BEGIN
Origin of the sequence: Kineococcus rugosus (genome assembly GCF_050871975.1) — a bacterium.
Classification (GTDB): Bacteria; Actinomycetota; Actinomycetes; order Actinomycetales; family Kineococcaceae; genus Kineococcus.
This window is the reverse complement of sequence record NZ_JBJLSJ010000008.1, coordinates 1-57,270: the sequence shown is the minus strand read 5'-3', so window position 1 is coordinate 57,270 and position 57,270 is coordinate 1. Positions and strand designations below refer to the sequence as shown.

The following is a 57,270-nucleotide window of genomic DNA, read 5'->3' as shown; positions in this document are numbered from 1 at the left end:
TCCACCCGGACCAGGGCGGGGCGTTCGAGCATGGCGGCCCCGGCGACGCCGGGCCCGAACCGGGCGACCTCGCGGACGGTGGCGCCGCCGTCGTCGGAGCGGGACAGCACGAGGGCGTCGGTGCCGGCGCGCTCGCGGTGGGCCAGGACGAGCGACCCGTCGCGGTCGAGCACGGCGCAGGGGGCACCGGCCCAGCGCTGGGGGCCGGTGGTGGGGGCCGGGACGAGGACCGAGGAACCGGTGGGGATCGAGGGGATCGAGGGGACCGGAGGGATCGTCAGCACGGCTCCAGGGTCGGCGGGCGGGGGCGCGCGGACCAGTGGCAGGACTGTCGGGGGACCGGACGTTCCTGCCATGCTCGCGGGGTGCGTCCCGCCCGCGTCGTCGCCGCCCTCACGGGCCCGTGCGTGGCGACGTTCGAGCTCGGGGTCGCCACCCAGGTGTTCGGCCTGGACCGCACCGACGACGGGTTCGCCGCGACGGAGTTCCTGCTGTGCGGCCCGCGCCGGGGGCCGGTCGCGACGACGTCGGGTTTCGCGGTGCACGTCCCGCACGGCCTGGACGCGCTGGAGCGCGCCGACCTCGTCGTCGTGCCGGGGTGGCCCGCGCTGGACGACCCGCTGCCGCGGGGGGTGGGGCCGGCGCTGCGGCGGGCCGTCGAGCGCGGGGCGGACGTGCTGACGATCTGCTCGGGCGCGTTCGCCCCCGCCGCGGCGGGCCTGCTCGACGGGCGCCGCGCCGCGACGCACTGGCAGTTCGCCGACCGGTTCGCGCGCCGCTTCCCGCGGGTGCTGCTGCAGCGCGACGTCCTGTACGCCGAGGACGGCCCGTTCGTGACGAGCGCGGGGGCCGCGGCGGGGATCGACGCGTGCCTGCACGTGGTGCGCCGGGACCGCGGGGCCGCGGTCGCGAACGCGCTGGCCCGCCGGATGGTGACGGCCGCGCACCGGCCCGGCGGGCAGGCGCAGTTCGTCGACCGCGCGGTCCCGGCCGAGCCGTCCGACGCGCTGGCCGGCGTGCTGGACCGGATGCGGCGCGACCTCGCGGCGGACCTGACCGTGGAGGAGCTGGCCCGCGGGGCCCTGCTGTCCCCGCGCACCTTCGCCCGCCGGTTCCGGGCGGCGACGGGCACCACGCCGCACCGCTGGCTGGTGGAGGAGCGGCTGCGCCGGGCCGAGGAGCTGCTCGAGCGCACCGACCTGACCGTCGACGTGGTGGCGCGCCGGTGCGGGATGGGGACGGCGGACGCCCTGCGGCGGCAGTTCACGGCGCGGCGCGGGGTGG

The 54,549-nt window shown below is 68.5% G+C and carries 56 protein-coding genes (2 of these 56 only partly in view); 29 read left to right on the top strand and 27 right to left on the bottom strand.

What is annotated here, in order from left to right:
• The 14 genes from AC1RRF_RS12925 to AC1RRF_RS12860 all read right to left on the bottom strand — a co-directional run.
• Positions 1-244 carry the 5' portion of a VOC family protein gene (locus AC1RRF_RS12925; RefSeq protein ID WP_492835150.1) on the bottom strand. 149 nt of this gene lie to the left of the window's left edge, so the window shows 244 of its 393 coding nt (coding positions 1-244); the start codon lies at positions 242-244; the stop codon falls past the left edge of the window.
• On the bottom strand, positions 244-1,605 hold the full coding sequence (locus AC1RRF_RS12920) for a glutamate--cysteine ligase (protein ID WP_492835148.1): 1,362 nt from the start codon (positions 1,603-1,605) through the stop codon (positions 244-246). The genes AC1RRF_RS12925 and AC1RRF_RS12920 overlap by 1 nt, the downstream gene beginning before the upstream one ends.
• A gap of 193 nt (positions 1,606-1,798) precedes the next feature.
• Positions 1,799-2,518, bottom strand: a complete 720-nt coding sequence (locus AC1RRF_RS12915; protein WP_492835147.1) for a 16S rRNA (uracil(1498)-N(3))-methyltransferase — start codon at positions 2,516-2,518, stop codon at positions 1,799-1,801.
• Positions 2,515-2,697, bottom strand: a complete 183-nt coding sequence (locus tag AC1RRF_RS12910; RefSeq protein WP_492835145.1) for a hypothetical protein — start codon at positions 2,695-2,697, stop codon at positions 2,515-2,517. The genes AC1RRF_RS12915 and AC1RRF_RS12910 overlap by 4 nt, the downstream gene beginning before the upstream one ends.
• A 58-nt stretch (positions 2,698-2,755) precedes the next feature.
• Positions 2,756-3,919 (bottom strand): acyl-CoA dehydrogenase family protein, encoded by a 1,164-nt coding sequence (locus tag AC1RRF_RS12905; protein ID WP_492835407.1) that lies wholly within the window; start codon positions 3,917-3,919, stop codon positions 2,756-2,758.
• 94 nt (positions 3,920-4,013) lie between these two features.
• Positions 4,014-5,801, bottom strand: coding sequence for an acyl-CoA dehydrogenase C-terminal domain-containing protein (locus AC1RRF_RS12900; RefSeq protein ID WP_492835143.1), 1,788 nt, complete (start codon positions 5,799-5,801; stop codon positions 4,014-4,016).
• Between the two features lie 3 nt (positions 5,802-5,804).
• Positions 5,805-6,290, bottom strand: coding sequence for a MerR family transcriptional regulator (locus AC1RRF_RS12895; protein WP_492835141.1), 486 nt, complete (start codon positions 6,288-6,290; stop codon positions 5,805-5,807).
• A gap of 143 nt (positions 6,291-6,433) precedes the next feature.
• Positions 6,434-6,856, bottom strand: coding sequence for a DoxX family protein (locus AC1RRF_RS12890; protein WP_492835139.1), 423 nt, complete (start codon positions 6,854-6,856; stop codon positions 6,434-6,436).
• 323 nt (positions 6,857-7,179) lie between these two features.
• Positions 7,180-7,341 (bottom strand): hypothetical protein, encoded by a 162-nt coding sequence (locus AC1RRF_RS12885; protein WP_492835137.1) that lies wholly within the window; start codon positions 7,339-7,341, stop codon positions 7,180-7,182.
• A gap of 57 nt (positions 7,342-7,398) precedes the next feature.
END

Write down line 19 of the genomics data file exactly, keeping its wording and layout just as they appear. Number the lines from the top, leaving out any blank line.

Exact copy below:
• Positions 5,805-6,290, bottom strand: coding sequence for a MerR family transcriptional regulator (locus AC1RRF_RS12895; protein WP_492835141.1), 486 nt, complete (start codon positions 6,288-6,290; stop codon positions 5,805-5,807).